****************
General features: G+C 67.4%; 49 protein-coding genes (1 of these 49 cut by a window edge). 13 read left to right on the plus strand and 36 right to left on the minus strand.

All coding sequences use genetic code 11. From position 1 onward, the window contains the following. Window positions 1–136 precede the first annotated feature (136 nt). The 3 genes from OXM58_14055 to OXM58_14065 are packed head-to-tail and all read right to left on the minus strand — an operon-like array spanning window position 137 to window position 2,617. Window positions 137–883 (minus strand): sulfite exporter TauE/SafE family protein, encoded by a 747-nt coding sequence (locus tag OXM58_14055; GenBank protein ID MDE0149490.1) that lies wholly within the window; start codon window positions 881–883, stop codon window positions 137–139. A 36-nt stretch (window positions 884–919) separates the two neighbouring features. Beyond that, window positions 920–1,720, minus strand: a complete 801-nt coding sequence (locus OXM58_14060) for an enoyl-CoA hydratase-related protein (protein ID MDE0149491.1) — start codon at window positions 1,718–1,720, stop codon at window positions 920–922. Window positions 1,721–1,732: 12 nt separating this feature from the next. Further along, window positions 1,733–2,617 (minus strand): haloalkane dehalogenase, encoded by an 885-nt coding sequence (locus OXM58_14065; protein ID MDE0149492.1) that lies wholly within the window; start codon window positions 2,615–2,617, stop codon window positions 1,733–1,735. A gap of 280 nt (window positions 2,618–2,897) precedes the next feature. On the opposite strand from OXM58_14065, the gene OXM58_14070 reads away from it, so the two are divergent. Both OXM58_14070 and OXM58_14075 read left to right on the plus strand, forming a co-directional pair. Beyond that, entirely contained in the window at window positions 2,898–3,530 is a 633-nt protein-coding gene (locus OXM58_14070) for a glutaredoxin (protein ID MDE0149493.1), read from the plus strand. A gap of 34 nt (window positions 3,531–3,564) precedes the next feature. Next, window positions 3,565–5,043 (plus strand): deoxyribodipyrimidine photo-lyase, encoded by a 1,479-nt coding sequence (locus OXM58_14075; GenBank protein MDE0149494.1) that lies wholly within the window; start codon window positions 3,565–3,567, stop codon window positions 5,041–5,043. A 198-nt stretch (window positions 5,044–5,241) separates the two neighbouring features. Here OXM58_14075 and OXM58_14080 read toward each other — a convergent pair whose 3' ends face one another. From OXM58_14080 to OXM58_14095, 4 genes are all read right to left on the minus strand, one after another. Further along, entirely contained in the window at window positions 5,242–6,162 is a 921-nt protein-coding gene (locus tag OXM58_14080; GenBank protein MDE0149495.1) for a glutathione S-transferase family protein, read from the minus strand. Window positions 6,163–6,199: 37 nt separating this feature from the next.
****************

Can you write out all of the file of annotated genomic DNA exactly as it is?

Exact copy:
General features: G+C 67.4%; 49 protein-coding genes (1 of these 49 cut by a window edge). 13 read left to right on the plus strand and 36 right to left on the minus strand.

All coding sequences use genetic code 11. From position 1 onward, the window contains the following. Window positions 1–136 precede the first annotated feature (136 nt). The 3 genes from OXM58_14055 to OXM58_14065 are packed head-to-tail and all read right to left on the minus strand — an operon-like array spanning window position 137 to window position 2,617. Window positions 137–883 (minus strand): sulfite exporter TauE/SafE family protein, encoded by a 747-nt coding sequence (locus tag OXM58_14055; GenBank protein ID MDE0149490.1) that lies wholly within the window; start codon window positions 881–883, stop codon window positions 137–139. A 36-nt stretch (window positions 884–919) separates the two neighbouring features. Beyond that, window positions 920–1,720, minus strand: a complete 801-nt coding sequence (locus OXM58_14060) for an enoyl-CoA hydratase-related protein (protein ID MDE0149491.1) — start codon at window positions 1,718–1,720, stop codon at window positions 920–922. Window positions 1,721–1,732: 12 nt separating this feature from the next. Further along, window positions 1,733–2,617 (minus strand): haloalkane dehalogenase, encoded by an 885-nt coding sequence (locus OXM58_14065; protein ID MDE0149492.1) that lies wholly within the window; start codon window positions 2,615–2,617, stop codon window positions 1,733–1,735. A gap of 280 nt (window positions 2,618–2,897) precedes the next feature. On the opposite strand from OXM58_14065, the gene OXM58_14070 reads away from it, so the two are divergent. Both OXM58_14070 and OXM58_14075 read left to right on the plus strand, forming a co-directional pair. Beyond that, entirely contained in the window at window positions 2,898–3,530 is a 633-nt protein-coding gene (locus OXM58_14070) for a glutaredoxin (protein ID MDE0149493.1), read from the plus strand. A gap of 34 nt (window positions 3,531–3,564) precedes the next feature. Next, window positions 3,565–5,043 (plus strand): deoxyribodipyrimidine photo-lyase, encoded by a 1,479-nt coding sequence (locus OXM58_14075; GenBank protein MDE0149494.1) that lies wholly within the window; start codon window positions 3,565–3,567, stop codon window positions 5,041–5,043. A 198-nt stretch (window positions 5,044–5,241) separates the two neighbouring features. Here OXM58_14075 and OXM58_14080 read toward each other — a convergent pair whose 3' ends face one another. From OXM58_14080 to OXM58_14095, 4 genes are all read right to left on the minus strand, one after another. Further along, entirely contained in the window at window positions 5,242–6,162 is a 921-nt protein-coding gene (locus tag OXM58_14080; GenBank protein MDE0149495.1) for a glutathione S-transferase family protein, read from the minus strand. Window positions 6,163–6,199: 37 nt separating this feature from the next.